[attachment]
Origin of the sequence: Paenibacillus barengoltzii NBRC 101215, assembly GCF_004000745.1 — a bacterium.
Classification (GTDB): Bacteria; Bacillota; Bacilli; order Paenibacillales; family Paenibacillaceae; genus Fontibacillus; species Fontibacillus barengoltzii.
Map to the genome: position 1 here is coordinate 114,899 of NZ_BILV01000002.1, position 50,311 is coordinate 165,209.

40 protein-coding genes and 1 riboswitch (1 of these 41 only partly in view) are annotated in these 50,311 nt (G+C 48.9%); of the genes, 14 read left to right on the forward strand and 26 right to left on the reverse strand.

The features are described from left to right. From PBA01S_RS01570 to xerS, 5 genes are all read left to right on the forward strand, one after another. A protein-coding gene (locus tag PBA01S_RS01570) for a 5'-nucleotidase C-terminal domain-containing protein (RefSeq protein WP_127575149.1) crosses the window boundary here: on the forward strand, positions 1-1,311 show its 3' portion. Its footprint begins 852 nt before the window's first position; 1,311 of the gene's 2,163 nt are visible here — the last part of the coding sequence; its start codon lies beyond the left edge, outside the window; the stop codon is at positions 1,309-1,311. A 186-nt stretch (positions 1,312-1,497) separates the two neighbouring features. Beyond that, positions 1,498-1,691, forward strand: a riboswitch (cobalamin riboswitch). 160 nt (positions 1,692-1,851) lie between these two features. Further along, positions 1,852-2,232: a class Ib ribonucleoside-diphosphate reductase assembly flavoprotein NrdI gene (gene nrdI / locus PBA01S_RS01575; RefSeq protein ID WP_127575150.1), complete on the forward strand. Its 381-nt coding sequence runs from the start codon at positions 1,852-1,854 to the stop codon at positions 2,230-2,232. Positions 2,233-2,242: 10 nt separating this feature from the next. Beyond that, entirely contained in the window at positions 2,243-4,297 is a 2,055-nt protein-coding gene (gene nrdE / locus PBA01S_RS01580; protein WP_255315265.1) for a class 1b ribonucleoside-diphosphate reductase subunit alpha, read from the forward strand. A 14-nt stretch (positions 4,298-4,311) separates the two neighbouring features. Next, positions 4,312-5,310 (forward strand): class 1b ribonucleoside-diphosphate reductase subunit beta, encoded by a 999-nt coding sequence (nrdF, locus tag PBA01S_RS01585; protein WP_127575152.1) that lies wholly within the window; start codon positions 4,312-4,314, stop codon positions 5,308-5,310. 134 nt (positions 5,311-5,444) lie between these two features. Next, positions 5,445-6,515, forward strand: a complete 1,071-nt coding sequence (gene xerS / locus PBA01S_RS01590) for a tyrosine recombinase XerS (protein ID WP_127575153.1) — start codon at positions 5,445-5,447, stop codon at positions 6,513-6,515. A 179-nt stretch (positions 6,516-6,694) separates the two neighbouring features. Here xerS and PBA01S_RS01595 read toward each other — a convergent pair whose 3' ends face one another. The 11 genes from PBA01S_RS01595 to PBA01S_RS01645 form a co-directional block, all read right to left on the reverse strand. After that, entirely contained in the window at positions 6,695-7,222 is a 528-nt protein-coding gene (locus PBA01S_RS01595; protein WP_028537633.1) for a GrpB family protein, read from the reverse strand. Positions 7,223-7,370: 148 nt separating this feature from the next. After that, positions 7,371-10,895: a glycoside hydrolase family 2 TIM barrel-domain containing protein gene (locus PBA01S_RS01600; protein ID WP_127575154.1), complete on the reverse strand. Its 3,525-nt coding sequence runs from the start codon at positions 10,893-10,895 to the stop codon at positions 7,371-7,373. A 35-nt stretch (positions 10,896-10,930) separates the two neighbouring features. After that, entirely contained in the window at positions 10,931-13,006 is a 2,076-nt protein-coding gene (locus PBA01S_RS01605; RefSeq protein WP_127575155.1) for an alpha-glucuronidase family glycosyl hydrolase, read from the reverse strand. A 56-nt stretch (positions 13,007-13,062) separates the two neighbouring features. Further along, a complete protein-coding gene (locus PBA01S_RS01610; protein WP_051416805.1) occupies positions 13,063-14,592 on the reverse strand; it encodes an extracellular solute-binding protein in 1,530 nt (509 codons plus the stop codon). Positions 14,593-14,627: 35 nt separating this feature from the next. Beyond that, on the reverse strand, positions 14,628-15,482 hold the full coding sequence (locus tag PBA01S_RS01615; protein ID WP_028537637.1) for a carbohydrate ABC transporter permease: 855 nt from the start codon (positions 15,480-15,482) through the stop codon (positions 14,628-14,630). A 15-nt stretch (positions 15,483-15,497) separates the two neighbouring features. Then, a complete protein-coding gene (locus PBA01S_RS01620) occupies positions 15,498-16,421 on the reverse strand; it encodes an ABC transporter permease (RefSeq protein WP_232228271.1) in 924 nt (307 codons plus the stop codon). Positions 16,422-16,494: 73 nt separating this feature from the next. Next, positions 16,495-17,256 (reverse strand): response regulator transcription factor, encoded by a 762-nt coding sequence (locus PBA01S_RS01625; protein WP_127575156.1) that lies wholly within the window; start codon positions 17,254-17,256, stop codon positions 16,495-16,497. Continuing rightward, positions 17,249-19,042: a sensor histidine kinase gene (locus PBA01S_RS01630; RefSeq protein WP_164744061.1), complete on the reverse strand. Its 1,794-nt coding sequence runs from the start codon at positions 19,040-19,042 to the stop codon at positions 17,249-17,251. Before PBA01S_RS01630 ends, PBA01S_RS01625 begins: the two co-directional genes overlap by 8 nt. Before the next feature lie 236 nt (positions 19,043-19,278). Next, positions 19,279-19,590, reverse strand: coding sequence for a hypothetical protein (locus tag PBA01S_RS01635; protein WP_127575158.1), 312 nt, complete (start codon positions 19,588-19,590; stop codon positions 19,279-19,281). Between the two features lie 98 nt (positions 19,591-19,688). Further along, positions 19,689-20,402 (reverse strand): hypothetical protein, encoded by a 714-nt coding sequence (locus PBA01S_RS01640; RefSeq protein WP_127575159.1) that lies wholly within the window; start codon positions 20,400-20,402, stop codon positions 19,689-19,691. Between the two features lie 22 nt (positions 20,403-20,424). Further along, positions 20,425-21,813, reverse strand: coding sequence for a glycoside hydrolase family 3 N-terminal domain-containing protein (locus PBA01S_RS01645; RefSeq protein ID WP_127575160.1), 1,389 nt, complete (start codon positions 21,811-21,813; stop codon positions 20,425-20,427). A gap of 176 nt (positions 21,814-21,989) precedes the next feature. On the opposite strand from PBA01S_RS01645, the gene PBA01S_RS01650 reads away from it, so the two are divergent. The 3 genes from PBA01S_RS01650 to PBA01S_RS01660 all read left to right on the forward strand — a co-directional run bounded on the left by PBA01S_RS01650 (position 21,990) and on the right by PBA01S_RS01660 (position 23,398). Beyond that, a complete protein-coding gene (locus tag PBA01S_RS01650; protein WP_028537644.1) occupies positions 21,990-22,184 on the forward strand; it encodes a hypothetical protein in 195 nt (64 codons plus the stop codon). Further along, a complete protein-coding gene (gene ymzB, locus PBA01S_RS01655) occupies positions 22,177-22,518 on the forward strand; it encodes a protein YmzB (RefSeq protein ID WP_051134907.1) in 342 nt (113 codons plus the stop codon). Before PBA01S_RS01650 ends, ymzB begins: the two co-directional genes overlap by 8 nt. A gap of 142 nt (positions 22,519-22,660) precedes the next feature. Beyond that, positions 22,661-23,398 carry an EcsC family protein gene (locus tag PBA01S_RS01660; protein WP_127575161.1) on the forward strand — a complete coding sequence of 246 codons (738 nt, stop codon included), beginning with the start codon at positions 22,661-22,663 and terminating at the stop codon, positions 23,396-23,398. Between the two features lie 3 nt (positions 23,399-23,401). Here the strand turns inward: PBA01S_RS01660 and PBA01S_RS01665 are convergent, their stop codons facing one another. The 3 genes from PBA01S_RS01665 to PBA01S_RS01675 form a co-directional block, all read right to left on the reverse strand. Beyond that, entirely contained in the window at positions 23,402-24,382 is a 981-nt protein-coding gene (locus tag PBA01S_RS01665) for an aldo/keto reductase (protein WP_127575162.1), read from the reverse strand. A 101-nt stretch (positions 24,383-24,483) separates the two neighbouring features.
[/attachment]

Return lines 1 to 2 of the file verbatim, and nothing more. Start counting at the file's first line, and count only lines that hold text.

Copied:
Origin of the sequence: Paenibacillus barengoltzii NBRC 101215, assembly GCF_004000745.1 — a bacterium.
Classification (GTDB): Bacteria; Bacillota; Bacilli; order Paenibacillales; family Paenibacillaceae; genus Fontibacillus; species Fontibacillus barengoltzii.